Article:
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Australia dollar propped up by solid data; NZ$ slips
[SYDNEY] The Australian dollar held above a recent two-week trough on Monday, helped by a solid rally in the price of iron ore, the country's top export, and positive economic data.
The Australian dollar held at US$0.7603 from Friday's low of US$0.7551, a level not seen since Nov 21.
Data out on Monday showed Australian firms rebuilt inventories in the third quarter, adding around 0.2 percentage points to economic growth. The data also pointed to higher wages costs for employers, providing a welcome lift to household incomes.
Separate data showed job vacancies in the country were at a six-year peak, a sign that Australia's run of strong employment gains could last a while yet.
"On balance the Q3 business indicators data were modestly positive," ANZ economist Felicity Emmett said in a note.
"These numbers make us feel comfortable forecasting a relatively strong +0.8 per cent quarterly in Q3 GDP, due for release on Wednesday."
Economists polled by Reuters expect Australia's gross domestic product (GDP) accelerated 0.7 per cent in the September quarter, taking annual growth to a solid 3 per cent.
The Aussie was also supported as Dalian iron ore futures jumped for a fourth straight session to the highest since mid-September.
Still, the Aussie failed to break above recent ranges as the US dollar towered above most major currencies after the passage of a Senate tax bill over the weekend.
The easing of fiscal stimulus could further boost corporate profits and force the Federal Reserve to tighten more quickly than anticipated, sending US Treasury yields sharply higher.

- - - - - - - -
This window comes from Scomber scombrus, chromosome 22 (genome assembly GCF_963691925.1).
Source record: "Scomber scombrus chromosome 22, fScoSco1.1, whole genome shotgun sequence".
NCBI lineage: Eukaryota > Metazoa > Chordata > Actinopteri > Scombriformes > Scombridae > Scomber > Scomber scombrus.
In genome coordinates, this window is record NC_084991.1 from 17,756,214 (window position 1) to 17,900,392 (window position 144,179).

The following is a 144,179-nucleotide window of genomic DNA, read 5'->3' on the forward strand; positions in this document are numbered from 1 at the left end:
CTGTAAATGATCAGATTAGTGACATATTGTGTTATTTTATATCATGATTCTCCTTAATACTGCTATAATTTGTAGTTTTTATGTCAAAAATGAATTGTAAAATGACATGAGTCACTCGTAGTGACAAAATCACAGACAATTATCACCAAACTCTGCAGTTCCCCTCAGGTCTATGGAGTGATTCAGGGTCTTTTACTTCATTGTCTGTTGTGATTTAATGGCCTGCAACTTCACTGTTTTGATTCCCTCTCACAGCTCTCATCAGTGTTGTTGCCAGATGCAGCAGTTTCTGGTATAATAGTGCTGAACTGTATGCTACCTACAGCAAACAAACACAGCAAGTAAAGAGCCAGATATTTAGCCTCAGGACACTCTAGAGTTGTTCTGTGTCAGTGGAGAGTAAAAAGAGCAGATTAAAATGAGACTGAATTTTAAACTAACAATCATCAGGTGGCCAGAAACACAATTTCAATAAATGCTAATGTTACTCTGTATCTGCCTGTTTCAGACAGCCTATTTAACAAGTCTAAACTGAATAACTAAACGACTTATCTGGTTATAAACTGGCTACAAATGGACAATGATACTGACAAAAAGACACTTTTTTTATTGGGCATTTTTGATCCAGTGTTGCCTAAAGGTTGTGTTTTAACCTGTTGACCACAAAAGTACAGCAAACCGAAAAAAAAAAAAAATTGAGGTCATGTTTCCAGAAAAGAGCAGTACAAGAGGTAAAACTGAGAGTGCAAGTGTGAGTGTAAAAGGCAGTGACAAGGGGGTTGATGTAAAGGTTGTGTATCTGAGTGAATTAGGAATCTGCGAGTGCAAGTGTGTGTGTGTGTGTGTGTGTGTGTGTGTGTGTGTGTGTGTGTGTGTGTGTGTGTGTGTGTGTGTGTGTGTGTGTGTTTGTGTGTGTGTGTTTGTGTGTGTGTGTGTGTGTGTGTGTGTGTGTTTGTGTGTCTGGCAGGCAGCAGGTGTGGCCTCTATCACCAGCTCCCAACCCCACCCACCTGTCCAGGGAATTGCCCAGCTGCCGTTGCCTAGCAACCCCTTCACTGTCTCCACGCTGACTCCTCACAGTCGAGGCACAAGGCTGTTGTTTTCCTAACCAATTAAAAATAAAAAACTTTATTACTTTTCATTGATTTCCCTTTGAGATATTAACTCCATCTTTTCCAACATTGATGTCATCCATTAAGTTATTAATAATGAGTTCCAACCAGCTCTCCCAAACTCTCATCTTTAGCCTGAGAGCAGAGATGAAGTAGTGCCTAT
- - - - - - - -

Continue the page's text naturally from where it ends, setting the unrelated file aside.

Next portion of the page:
The Reserve Bank of Australia (RBA) will hold its last policy meeting of the year on Tuesday when it is widely expected to stay pat on rates. The central bank is expected to keep rates at or near record lows for some time to come due to tepid inflation, weak wage growth and rising household debt.
Across the Tasman Sea, the New Zealand dollar slipped 0.44 per cent to US$0.6859 against a rising greenback. The kiwi was edging closer to US$0.6781, the lowest since mid-2016.
The week will be dominated by a Reserve Bank of New Zealand governor speech on Tuesday on the implication of low inflation on monetary policy. Traders will also keep an eye on a fortnightly dairy auction due Wednesday.
New Zealand government bonds eased, sending yields four basis points higher at the long end of the curve.
Australian government bond futures eased, with the three-year bond contract and the 10-year contract down two ticks each at 98.030 and 97.4350 respectively.